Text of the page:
Abstract

Background: In the absence of cure for age-related neurodegenerative diseases, non-drug interventions (NDIs) represent useful options. Quality of life (QOL) is a multidimensional concept progressively affected by cognitive decline. How single or multiple NDIs impact QOL is unknown.

Results: We found no significant effect of multiple over single NDI on QOL. Socio-demographic variables influenced patients’ (age, gender, caregivers’ occupational status, management of patients’ financial affairs) and caregivers’ (gender, occupational status, patients’ severity of cognitive decline) QOL. When dyads interrupted interventions after 6 months, their QOL was lower and caregivers’ anxiety, depression and physical symptoms were higher at the end of the study.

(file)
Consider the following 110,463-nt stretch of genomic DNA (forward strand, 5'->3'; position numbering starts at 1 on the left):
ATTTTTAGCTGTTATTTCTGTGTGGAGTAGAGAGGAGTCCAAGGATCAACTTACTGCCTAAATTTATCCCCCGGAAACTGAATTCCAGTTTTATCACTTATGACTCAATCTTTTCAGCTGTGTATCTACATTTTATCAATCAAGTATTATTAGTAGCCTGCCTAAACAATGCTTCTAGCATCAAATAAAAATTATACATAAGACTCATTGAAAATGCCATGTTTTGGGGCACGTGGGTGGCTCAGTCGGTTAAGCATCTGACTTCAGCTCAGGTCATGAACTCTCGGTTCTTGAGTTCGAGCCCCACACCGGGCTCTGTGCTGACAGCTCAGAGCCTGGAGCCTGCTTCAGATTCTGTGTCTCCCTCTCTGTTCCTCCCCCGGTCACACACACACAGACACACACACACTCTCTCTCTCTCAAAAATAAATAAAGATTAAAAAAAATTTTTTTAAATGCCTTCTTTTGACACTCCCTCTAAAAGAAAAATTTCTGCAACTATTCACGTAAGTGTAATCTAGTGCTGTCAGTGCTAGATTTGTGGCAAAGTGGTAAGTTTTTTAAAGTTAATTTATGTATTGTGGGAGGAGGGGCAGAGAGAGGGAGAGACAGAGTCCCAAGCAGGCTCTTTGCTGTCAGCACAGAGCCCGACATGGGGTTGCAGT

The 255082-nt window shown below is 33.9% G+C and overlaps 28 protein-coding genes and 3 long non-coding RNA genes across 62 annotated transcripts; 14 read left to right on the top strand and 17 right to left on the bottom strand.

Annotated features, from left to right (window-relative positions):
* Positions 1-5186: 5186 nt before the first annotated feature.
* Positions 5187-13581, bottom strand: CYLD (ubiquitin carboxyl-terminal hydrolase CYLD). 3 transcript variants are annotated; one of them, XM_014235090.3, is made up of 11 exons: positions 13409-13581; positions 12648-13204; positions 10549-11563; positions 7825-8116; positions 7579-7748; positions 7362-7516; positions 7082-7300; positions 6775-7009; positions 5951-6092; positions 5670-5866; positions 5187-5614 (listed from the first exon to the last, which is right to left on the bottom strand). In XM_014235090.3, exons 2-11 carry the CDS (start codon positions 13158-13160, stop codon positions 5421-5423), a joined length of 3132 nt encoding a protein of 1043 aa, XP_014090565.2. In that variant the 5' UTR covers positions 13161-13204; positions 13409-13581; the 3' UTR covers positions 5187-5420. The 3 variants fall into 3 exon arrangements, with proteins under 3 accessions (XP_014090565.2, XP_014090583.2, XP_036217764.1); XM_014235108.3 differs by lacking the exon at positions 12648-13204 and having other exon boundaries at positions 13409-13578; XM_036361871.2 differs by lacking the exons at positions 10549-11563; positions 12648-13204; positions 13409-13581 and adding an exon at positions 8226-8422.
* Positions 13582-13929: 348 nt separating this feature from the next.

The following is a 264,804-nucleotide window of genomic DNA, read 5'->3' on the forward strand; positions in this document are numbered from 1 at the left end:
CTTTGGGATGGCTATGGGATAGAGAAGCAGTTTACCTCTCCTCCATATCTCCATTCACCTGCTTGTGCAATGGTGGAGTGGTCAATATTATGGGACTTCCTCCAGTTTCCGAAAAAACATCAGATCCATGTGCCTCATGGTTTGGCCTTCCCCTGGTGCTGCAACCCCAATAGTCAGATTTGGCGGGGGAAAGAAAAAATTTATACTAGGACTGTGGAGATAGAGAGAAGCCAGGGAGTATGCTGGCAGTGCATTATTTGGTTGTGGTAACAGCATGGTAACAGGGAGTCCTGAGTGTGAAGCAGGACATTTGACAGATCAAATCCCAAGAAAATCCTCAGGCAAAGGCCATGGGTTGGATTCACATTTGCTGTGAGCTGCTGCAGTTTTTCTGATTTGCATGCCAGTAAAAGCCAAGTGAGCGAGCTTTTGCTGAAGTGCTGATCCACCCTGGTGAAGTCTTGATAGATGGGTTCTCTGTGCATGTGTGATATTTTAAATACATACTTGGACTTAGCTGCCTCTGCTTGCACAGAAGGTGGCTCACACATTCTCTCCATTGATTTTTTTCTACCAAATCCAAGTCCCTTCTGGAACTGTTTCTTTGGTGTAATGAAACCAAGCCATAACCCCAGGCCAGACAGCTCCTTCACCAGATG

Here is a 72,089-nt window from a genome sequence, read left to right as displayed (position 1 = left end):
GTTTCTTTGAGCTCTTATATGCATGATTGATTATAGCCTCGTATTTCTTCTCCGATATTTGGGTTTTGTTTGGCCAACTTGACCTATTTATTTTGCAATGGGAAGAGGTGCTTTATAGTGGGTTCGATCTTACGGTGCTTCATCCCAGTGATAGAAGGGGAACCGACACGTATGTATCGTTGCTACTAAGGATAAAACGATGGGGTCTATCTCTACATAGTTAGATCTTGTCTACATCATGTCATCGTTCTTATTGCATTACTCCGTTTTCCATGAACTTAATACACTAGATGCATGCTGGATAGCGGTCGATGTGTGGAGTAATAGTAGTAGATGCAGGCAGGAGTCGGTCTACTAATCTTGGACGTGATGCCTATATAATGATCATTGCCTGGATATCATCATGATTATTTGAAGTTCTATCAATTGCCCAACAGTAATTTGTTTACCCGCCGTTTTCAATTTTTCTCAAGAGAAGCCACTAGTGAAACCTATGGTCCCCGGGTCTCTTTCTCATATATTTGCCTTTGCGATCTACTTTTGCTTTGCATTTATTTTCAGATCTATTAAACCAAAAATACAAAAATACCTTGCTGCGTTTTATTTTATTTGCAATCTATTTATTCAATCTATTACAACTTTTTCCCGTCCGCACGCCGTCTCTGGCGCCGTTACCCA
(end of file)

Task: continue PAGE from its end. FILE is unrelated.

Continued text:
Conclusions: While the type and number of interventions do not appear to be critical, the continuity of adapted interventions in the long-term might be important for maintaining QOL of patients and caregivers.

Methods: This is a multicenter (7 Swiss Memory Clinics), quasi-experimental, one-year follow-up study including 148 subjects (mild cognitive impairment or mild dementia patients and their caregivers). Primary outcome was the effect of multiple vs single NDIs on QOL. Secondary outcome included NDIs effect on patients’ cognitive impairment and functional autonomy, caregivers’ burden, severity of patients’ neuropsychiatric symptoms and dyads’ anxiety and depression.